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Fluid momentum and Natural circulation in Nuke reactors

  1. Jul 19, 2011 #1
    How is the net driving pressure difference within a PWR a function of T and H

    delta P = delta T(Core) * g * partial Rho(T, P(RCS))/partial T * delta H

    I get how this correlates to the pressure differential and is found with bernoulli's equation but how does the temperature dependence get added? Do you need to derive from the conservation of energy?

    Sorry first post so Im not sure if this is as coherent as I am hoping it is.
  2. jcsd
  3. Jul 20, 2011 #2


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    The net driving force/pressure involves the difference in head between hot and cold vertical chambers/piping, if the system relies on natural convection. The head is a function of height and density (per unit length).

    The cold leg from the exit of the steam generator (primary heat exchanger) to the core inlet would be considered to have the same temperature and density. The core has a density gradient due to the ΔT (Texit - Tinlet) across the core, and the hot leg has the lowest density at Thot = Texit.

    Current LWRs use forced convection.
  4. Jul 20, 2011 #3

    jim hardy

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    simplify your thinking. Some people i believe actually do think in equations but i have to resort to pictures..

    One of our guys said : "Being as natural circulation is natural, you gotta work really hard to foul it up."

    try this simplified thought experiment :

    remember how a manometer works - in a u shaped tube half filled with liquid , liquid in both sides comes to same level. Try it in your bathtub with a piece of clear plastic tube..

    what if the two legs of the manometer are filled with different liquids?
    If left tube were filled to one inch above bottom with mercury, it would take 13.65 inches of water above bottom of right tube to balance it.

    That's because rho X g X h for water is 1/13.65th of mercury's. For same g & h mercury makes 13.65X more pressure.

    If instead the two tubes contained water of slightly differing densities, difference in heights(pressures) would be way less of course but still there.
    you could use water and cooking oil for a visual demonstation...

    Now continue thought experiment:
    completely fill your manometer and tie its tubes together at top;
    warm the right tube (makes its water less dense) and cool left tube(makes its water more dense)
    right tube's level wants to rise to balance the heavier water in left tube
    but the warm water can't go up, the connecting tube is horizontal so it can only only flow over into left side of manometer - and there it gets cooled back off...
    SO- you have built a simple machine that moves water from one tube to another as a result of adding heat one place and removing that heat at another. It has no moving parts and requires only a heat source and a heat sink to work. Well, gravity too.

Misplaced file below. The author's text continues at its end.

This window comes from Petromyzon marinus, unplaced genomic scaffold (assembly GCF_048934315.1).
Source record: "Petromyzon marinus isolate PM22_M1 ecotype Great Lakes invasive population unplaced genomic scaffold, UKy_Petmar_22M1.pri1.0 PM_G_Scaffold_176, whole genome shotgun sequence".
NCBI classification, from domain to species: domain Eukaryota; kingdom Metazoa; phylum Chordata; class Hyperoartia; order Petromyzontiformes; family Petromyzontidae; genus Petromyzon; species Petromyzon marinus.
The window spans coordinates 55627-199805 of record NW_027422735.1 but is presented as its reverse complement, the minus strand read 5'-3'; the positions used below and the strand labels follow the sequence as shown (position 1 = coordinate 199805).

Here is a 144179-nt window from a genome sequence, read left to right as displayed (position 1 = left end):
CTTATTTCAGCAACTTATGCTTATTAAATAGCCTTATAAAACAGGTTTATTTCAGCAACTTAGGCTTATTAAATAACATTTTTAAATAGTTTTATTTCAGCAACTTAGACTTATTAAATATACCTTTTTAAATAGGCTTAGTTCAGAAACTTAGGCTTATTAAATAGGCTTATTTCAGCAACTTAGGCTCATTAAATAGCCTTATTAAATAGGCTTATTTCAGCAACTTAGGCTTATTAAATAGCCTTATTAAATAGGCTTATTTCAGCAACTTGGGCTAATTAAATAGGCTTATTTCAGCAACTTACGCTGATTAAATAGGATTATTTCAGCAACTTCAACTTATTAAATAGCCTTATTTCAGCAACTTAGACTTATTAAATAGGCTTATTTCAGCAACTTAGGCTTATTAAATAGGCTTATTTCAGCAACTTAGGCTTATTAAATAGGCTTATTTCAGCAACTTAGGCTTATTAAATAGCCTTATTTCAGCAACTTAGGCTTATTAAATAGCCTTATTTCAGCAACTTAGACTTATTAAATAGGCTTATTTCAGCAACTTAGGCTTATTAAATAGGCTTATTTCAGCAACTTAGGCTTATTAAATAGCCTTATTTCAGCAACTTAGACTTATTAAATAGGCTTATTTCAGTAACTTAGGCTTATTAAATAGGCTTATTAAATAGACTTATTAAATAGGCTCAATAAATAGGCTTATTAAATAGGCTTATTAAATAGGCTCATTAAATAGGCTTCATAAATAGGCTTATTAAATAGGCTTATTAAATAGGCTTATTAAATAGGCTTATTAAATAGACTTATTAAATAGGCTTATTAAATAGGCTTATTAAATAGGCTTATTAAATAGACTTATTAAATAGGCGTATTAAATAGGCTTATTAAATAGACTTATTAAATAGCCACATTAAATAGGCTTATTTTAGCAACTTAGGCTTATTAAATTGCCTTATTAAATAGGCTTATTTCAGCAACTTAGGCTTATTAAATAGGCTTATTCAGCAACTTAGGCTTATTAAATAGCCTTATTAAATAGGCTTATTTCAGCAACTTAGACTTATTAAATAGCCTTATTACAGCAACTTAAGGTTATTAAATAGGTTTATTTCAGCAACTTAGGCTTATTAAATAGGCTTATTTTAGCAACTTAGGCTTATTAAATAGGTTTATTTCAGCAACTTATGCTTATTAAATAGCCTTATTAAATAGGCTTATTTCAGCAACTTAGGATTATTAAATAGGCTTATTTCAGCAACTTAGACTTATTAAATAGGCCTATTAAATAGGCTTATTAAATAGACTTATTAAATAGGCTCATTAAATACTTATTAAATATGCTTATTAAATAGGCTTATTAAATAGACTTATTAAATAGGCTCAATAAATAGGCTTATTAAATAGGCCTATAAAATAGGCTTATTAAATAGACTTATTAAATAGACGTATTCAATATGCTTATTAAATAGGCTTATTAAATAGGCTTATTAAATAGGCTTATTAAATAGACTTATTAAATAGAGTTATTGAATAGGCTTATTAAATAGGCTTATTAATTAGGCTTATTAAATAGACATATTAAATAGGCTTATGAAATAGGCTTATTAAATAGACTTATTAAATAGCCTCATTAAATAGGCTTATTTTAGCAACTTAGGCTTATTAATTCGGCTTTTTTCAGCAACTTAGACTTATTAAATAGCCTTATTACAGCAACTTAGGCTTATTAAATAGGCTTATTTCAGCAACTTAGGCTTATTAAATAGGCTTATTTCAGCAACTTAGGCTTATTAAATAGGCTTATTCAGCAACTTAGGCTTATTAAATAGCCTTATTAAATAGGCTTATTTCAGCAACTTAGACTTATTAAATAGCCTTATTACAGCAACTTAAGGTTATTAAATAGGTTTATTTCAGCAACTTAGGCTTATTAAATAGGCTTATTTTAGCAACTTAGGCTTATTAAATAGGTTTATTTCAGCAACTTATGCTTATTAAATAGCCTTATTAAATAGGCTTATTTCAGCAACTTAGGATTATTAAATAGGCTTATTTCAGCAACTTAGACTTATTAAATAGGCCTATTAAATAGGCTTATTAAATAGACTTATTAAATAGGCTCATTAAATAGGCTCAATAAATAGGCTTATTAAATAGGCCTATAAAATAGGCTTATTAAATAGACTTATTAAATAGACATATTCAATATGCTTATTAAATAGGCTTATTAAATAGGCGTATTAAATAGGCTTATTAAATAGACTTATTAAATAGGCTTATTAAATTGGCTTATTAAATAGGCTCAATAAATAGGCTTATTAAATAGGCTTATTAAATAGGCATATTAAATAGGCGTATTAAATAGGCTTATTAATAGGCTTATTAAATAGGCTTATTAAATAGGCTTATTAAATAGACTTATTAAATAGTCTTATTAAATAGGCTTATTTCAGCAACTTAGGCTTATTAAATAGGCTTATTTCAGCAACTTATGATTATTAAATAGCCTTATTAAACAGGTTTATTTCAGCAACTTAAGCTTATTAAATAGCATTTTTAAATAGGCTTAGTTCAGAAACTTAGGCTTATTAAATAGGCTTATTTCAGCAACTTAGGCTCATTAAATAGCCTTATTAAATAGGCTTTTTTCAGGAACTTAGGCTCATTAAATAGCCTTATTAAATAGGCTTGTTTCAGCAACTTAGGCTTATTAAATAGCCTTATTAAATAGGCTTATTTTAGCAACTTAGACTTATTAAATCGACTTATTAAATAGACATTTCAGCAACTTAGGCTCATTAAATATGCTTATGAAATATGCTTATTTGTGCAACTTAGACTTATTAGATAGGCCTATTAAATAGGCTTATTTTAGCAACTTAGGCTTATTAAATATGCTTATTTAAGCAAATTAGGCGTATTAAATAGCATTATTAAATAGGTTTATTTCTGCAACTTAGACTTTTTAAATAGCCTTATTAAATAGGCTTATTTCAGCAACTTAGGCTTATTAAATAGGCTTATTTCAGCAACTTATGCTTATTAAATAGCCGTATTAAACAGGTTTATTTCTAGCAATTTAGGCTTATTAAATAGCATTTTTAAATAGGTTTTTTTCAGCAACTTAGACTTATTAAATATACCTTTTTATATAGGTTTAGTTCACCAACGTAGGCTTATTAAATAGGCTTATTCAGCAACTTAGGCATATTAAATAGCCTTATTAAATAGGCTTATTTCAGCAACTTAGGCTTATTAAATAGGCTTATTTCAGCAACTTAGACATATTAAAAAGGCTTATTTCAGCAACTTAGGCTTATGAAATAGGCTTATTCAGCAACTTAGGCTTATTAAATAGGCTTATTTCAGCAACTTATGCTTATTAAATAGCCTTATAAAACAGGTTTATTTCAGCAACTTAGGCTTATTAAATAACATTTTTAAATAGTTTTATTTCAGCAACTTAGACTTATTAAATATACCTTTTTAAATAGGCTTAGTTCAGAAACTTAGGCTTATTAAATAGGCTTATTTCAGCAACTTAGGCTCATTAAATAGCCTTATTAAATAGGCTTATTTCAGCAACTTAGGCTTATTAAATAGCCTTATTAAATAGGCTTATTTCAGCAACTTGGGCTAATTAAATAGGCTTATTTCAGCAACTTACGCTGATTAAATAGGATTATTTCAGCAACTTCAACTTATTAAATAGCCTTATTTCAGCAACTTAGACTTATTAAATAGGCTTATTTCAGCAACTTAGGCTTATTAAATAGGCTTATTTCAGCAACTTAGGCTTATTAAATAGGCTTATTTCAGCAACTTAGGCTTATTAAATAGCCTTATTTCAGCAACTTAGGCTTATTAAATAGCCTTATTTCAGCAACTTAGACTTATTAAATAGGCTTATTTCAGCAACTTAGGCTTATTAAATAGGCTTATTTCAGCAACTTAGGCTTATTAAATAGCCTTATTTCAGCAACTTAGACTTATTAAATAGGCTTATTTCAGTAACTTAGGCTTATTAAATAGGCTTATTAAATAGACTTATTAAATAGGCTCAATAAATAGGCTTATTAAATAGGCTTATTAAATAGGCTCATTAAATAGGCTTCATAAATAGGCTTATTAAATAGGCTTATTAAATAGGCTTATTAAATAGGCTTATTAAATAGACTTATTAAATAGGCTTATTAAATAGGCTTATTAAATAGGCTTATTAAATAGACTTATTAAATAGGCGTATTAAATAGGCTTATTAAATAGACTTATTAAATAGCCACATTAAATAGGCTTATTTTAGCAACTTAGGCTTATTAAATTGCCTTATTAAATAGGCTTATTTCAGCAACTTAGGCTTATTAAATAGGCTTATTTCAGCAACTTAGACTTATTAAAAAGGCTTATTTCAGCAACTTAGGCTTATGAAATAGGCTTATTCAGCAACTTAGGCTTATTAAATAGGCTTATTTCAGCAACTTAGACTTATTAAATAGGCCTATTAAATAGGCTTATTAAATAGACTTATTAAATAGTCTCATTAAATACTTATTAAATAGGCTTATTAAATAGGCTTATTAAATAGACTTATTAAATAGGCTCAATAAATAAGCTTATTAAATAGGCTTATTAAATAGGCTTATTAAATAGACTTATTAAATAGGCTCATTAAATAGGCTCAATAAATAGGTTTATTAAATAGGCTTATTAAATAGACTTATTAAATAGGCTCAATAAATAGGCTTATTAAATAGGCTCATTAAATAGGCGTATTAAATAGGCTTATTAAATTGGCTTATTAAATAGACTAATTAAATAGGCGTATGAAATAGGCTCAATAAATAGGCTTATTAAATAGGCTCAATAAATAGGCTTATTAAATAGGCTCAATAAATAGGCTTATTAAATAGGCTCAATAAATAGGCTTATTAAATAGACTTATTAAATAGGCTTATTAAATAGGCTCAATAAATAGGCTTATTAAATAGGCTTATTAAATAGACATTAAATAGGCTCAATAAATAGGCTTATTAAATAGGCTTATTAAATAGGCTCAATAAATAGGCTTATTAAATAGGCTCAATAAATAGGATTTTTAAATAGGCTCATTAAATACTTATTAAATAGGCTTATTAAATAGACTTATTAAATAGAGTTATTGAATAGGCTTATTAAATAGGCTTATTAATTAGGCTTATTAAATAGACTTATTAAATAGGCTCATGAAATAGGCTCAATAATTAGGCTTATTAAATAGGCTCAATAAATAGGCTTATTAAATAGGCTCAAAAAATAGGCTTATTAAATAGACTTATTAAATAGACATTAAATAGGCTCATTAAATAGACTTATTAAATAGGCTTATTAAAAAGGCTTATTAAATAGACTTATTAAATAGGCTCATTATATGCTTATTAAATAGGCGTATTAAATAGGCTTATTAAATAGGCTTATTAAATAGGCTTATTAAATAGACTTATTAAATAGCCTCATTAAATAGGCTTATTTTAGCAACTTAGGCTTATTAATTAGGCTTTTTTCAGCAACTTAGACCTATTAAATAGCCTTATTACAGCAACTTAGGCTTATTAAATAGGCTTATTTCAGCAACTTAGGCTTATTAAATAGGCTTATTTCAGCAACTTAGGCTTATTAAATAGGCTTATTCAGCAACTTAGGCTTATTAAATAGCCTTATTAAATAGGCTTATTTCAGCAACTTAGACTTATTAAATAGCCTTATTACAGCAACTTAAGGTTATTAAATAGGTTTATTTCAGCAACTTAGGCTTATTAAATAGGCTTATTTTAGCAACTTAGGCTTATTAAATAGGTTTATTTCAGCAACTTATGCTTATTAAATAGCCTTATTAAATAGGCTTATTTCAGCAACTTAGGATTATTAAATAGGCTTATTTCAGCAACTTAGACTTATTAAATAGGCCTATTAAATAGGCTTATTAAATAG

Observe the motive force for the water is [rho X g X h cool side] - [rho X g X h warm side]

    which can be simplified! to the partial differential equation you gave.
    {okay, i admit you'll get more accurate result by express rho & t as f(h) and integrate - i love math but math only loves to humiliate me}
    Bernoulli would let you figure velocities i suppose. But your question was more basic than Bernoulli.

    Natural circulation requires only that pipes remain filled and heat sink be above source. That's why in PWR's steam generator is placed well above reactor.

    hope this helps.
    old jim
    Last edited: Jul 20, 2011
  5. Jul 20, 2011 #4
    Beautiful thank you both so much, cant believe I forgot about expanding fluids
  6. Jul 20, 2011 #5


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    Also, the flow rate determines the temperature/enthalpy rise across the core.

    BWRs allow for boiling, so soluble boron is not used for reactivity control. Reactivity control must be accomplished by control rods/blades. The benefit of boiling is the reduced density as compared to single phase.

    In PWR using natural convection, one does not have the benefit of bulk boiling, although there could be limited nuclear boiling.
  7. Jul 20, 2011 #6

    jim hardy

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    yep, gravity pulls down harder on the dense side.
    but you already knew that.

    a Westinghouse PWR could, in theory, get to around 15% power on natural circulation and thereby bootstrap itself up into operation.

    But that'd be quite a maneuver. In our plant such "cowboying" would go strictly against procedures, legal regulations and good sense.
    Might be a handy feature in a submarine though - i dont know if they can do that.

    old jim
  8. Jul 21, 2011 #7
    The 'practical' application of natural circulation in PWRs is during loss of offsite power events, where the reactor is tripped and the normal reactor coolant pumps are de-energized. The N/C flow is sufficient to transfer the decay heat from the core to the steam generator without the core temperature rise exceeding the normal full power value. This works because (1) the SG is high enough above the core (as old jim mentioned), (2) because the decay heat is much lower than the full power, and (3) because the coolant pipes etc. are large enough that the resistance to flow is small (at the low flow rates seen during N/C conditions).
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